.transform().joor("var bean = #bean:myEcho; return 'Hello ' + bean.echo(bodyAs(String))")

Notice how we declare the bean as if its a local variable via var bean = #bean:myEcho. When doing this we must use a different name as myEcho is the variable used by the dependency injection and therefore we use bean as name in the script.

Auto imports

The jOOR language will automatic import from:

import java.util.*;
import java.util.concurrent.*;
import org.apache.camel.*;
import org.apache.camel.util.*;

Configuration file

You can configure the jOOR language in the file which by default is loaded from the root classpath. You can specify a different location with the configResource option on the jOOR language.

For example you can add additional imports in the file by adding:

import static*;

You can also add aliases (key=value) where an alias will be used as a shorthand replacement in the code.

echo()=bodyAs(String) + bodyAs(String)

Which allows to use echo() in the jOOR language script such as:

    .transform(joor("'Hello ' + echo()"))
    .log("You said ${body}");

The echo() alias will be replaced with its value resulting in a script as:

    .transform(joor("'Hello ' + bodyAs(String) + bodyAs(String)"))

You can configure a custom configuration location for the file or reference to a bean in the registry:

JoorLanguage joor = (JoorLanguage) context.resolveLanguage("joor");

And then register a bean in the registry with id MyJoorConfig that is a String value with the content.

String config = "....";
camelContext.getRegistry().put("MyJoorConfig", config);


For example to transform the message using jOOR language to upper case


And in XML DSL:

   <from uri="seda:orders"/>
   <to uri="seda:upper"/>

Multi statements

It is possible to include multiple statements. The code below shows an example where the user header is retrieved in a first statement. And then, in a second statement we return a value whether the user is null or not.

  .transform().joor("var user = message.getHeader(\"user\"); return user != null ? \"User: \" + user : \"No user exists\";")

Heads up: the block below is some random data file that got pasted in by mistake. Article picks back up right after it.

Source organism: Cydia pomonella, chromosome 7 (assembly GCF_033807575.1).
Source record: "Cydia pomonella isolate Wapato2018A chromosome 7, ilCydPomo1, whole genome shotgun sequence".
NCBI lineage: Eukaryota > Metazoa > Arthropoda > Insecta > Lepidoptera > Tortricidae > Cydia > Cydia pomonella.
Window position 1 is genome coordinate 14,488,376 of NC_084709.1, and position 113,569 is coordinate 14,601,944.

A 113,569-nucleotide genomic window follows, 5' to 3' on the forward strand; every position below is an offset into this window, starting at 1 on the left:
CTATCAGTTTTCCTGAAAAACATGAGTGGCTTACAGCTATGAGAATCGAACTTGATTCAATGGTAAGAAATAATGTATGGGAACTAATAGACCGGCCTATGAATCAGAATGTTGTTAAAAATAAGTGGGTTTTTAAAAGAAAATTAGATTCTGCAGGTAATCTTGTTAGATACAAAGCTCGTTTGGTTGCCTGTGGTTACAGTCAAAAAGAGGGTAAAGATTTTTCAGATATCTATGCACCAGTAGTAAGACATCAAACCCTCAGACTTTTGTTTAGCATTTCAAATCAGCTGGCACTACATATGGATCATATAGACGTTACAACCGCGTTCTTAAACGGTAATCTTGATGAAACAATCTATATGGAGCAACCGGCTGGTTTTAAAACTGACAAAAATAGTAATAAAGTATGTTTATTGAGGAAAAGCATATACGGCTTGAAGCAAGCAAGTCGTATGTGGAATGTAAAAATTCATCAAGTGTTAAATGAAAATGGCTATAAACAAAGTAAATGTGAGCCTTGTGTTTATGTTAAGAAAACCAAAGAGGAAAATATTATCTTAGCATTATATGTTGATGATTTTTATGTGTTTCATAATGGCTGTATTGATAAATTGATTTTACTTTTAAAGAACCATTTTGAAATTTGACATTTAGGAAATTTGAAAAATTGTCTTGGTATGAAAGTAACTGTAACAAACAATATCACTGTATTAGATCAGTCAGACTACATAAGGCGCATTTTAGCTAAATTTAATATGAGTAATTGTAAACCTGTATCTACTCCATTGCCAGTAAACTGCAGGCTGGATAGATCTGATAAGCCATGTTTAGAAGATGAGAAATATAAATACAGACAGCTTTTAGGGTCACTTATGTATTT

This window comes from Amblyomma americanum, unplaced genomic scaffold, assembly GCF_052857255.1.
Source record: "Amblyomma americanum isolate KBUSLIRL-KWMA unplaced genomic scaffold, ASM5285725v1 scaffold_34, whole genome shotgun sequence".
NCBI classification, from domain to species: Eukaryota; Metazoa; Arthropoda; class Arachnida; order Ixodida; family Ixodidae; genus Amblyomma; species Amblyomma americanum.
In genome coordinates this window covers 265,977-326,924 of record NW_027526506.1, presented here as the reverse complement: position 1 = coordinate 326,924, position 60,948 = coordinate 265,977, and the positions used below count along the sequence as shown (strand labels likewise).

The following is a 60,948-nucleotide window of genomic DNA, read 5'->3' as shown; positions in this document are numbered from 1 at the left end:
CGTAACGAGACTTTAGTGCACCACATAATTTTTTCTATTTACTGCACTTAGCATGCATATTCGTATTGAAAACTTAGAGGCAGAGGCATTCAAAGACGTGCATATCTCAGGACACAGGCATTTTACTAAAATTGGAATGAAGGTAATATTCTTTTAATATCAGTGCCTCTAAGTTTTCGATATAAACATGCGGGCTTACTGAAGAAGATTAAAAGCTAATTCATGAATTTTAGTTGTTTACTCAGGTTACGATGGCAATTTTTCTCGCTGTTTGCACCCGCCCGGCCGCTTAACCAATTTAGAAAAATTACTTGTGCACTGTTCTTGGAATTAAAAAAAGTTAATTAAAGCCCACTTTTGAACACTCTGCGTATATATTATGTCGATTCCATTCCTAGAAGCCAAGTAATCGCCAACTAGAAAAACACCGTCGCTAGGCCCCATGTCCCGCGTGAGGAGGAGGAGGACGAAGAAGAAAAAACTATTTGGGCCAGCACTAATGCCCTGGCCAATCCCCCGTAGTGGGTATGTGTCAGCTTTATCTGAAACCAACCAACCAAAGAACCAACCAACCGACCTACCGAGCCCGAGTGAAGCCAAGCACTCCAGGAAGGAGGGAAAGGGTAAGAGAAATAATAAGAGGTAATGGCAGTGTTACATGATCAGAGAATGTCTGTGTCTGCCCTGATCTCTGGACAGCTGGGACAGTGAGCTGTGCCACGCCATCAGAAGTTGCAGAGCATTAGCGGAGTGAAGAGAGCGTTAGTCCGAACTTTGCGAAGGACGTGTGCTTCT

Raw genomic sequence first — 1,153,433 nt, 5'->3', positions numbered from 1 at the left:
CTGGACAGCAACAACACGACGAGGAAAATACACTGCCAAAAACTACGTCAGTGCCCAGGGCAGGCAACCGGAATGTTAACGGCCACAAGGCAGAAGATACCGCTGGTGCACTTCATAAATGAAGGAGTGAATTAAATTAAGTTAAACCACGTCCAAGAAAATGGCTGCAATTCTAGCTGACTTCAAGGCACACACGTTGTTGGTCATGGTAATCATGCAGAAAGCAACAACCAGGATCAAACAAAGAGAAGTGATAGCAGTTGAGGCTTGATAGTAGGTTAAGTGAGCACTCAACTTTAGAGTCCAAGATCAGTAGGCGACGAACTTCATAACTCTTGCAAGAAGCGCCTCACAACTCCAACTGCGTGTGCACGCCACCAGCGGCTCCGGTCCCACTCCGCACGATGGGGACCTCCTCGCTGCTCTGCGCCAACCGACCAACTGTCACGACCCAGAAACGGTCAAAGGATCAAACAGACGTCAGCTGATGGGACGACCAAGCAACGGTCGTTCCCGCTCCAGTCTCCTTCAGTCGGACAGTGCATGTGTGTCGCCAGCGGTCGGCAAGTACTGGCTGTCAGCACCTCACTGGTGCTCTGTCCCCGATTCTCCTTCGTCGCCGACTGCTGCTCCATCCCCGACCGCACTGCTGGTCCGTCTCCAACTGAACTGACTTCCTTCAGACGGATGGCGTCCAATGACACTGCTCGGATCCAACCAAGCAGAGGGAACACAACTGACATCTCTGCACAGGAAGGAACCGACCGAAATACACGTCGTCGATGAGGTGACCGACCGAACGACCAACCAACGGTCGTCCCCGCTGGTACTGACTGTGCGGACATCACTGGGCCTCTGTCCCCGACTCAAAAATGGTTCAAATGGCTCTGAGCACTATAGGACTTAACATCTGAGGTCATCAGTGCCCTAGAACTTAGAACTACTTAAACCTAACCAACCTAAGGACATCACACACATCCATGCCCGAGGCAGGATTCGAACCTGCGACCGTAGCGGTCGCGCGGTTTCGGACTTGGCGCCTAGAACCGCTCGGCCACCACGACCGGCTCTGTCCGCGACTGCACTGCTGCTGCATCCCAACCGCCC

Notice how we have to quote strings in strings, and that is annoying, so instead we can use single quotes:

  .transform().joor("var user = message.getHeader('user'); return user != null ? 'User: ' + user : 'No user exists';")

Hot re-load

You can turn off pre compilation for the jOOR language and then Camel will recompile the script for each message. You can externalize the code into a resource file, which will be reloaded on each message as shown:

JoorLanguage joor = (JoorLanguage) context.resolveLanguage("joor");


Here the jOOR script is externalized into the file src/main/resources/orders.joor which allows you to edit this source file while running the Camel application and try the changes with hot-reloading.

In XML DSL its a little bit easier as you can turn off pre-compilation in the <joor> XML element:

    <from uri="jms:incoming"/>
      <joor preCompile="false">resource:file:src/main/resources/orders.joor</joor>
    <to uri="jms:orders"/>


The jOOR Camel language is only supported as a block of Java code that gets compiled into a Java class with a single method. The code that you can write is therefore limited to a number of Java statements.

The supported runtime is intended for Java standalone, Spring Boot, Camel Quarkus and other microservices runtimes. It is not supported in OSGi, Camel Karaf or any kind of Java Application Server runtime.

jOOR does not support runtime compilation with Spring Boot using fat jar packaging (, it works with exploded classpath.


To use scripting languages in your camel routes you need to add a dependency on camel-joor.

If you use Maven you could just add the following to your pom.xml, substituting the version number for the latest and greatest release (see the download page for the latest versions).